And I feel sad for getting it:
Nerd Has Most Obscure Crush Ever
JACKSONVILLE, FL—The unrequited nature of area nerd June Manzo’s crush on actor Peter Tuddenham, who provides the voice of piloting computer Slave on Blake’s 7, is only slightly more agonizing than the process of explanation she must put herself through every time her media obsession is discussed. “He has this slightly sinister but dynamic way of speaking on the show, particularly in the ‘Headhunter’ episode,” Manzo said, painstakingly describing Tuddenham to fellow science-fiction fan Bradley Preakniss. “When I hear his voice congratulating Avon on his ‘consummate skill,’ I just get shivers… Doesn’t that ring a bell? No? Not at all?” Manzo’s crush is surpassed in geekiness and obscurity only by that of Denver’s Demitri Ostrow, who has a long-harbored passion for author Neil Gaiman’s “fabulous” assistant Lorraine.
From The Onion, of course.
“The spirit of encroachment tends to consolidate the powers of all the departments in one, and thus to create whatever the form of government, a real despotism. A just estimate of that love of power, and proneness to abuse it, which predominates in the human heart is sufficient to satisfy us of the truth of this position.”
–George Washington, Farewell Address, 1796
That’s a good idea in so many ways, but this specifically refers to not allowing government to grow wildly as has happened in the so-called Garden State:
Think of it as our gift to the nation. Other states offer promising experiments in areas such as Medicaid, taxes, education and regulatory reform. In contrast, the People’s Republic of New Jersey offers America something truly unique: the perfect bad example.
As harmful as this has been for our own prosperity, our example could be invaluable for President-elect Obama. That’s especially true given that his team appears to be considering some of the same things that have long been popular in Trenton. For years, the solons in our state capital have operated on the assumption that you can have high taxes everywhere — on income, on property, on business — without suffering any consequences.
“It will not be denied that power is of an encroaching nature and that it ought to be effectually restrained from passing the limits assigned to it. After discriminating, therefore, in theory, the several classes of power, as they may in their nature be legislative, executive, or judiciary, the next and most difficult task is to provide some practical security for each, against the invasion of the others.”
–James Madison, Federalist No. 48, 1 February 1788
When we were children we were grateful to those who filled our stockings at Christmas time. Why are we not grateful to God for filling our stockings with legs?
“Religion and good morals are the only solid foundation of public liberty and happiness.”
–Samuel Adams, letter to John Trumbull, 16 October 1778
People who are impressed by how many of Barack Obama’s advisors have Ivy League degrees seem not to remember how many people with Ivy League degrees mismanaged the Vietnam war and how many people with Ivy League degrees mismanaged economic policy during the Great Depression of the 1930s.
The fact that sales at Starbucks are going down, while sales at McDonald’s are going up, shows that people are adjusting to economic adversity by cutting back their spending. Only in Congress do people adjust to economic adversity and growing deficits by spending more money.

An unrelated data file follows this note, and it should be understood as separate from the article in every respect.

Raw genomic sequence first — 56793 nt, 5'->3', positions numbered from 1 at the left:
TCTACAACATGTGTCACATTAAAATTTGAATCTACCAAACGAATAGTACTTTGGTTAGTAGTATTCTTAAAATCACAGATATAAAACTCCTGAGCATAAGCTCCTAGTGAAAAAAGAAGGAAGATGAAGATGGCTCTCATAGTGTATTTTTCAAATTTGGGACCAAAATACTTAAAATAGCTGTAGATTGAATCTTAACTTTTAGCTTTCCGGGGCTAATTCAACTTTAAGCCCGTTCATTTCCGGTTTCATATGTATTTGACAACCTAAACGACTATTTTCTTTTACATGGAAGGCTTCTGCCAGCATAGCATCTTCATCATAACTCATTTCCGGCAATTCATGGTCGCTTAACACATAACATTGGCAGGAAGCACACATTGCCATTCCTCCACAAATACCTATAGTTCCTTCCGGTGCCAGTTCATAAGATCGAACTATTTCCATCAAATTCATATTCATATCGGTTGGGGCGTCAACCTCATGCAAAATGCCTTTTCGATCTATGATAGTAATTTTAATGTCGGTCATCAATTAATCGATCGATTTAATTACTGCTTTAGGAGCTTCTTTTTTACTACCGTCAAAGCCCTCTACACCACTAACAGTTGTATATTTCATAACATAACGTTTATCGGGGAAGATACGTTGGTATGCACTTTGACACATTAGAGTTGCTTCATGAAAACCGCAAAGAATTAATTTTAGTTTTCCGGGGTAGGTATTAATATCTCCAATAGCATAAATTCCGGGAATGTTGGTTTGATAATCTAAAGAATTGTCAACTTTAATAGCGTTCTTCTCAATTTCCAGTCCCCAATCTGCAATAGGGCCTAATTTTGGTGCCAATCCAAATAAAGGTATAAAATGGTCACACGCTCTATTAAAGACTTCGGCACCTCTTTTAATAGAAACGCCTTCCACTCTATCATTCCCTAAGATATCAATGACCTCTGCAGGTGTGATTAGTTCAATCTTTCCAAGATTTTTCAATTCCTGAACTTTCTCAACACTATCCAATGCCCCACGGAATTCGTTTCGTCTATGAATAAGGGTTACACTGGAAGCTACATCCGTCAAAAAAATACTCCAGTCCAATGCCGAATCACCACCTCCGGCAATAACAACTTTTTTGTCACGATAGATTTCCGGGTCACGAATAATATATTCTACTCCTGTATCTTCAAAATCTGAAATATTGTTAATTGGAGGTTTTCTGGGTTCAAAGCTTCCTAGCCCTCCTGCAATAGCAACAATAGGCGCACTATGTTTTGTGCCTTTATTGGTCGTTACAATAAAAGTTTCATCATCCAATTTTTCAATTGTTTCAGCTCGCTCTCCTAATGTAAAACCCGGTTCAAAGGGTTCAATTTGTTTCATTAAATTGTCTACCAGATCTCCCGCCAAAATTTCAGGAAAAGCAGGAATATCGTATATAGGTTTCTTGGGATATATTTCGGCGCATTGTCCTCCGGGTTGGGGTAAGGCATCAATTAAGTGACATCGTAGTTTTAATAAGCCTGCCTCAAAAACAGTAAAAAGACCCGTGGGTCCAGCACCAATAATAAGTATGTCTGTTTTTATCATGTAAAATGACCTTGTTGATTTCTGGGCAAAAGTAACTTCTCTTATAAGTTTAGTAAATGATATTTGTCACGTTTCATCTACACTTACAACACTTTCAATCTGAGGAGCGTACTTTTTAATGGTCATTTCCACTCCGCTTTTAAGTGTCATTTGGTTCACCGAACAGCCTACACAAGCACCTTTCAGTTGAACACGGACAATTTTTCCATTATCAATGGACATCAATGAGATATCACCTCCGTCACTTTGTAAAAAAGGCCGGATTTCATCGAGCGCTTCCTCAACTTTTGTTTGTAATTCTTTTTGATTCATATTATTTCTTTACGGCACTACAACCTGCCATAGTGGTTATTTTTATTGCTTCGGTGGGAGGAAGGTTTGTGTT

Federal Reserve chairman Ben Bernanke seems to be pretty popular thus far. My own preference is for Federal Reserve chairmen who are unpopular. When Paul Volcker was chairman of the Fed back in the 1980s, he was hated like poison, but his policies finally broke the back of the inflation that had been out of control for years– not without some painful costs, but few benefits can be gotten without costs.
It is fascinating to see that politicians whose interventions in mortgage lending have created a disaster in financial institutions are now moving on to intervene in the automobile industry.
Wal-Mart has done more for poor people than any ten liberals, at least nine of whom are almost guaranteed to hate Wal-Mart.
Ronald Reagan had a vision of America. Barack Obama has a vision of Barack Obama.
One of the signs of how easily we are bullied by small and vocal groups is how many universities, among other institutions, dare not even refer to the Christmas vacation but instead refer to “the winter holiday.”
As American incomes have risen over the years, liberals have kept changing the definition of “poverty.” Otherwise, the dwindling numbers of people who could be called “poor” would take away the liberals’ main claim to influence and power.
An e-mail from a reader whose job requires him to take urine tests, to make sure he is drug-free, wonders why he is taxed to provide money to people on welfare who are also on drugs. He thinks they should have to take urine tests too, before they get his money.
Recent covers on Time magazine and Newsweek– as well as the stories inside– suggest that these magazines are as giddy as teenagers are over some rock stars, when it comes to Barack Obama.
Always worth reading. (Read the Whole article)
“[R]eligion, or the duty which we owe to our creator, and the manner of discharging it, can be directed only by reason and conviction, not by force or violence; and therefore all men are equally entitled to the free exercise of religion, according to the dictates of conscience; and this is the mutual duty of all to practice Christian forbearance, love, and charity towards each other.”
–Virginia Bill of Rights, Article 16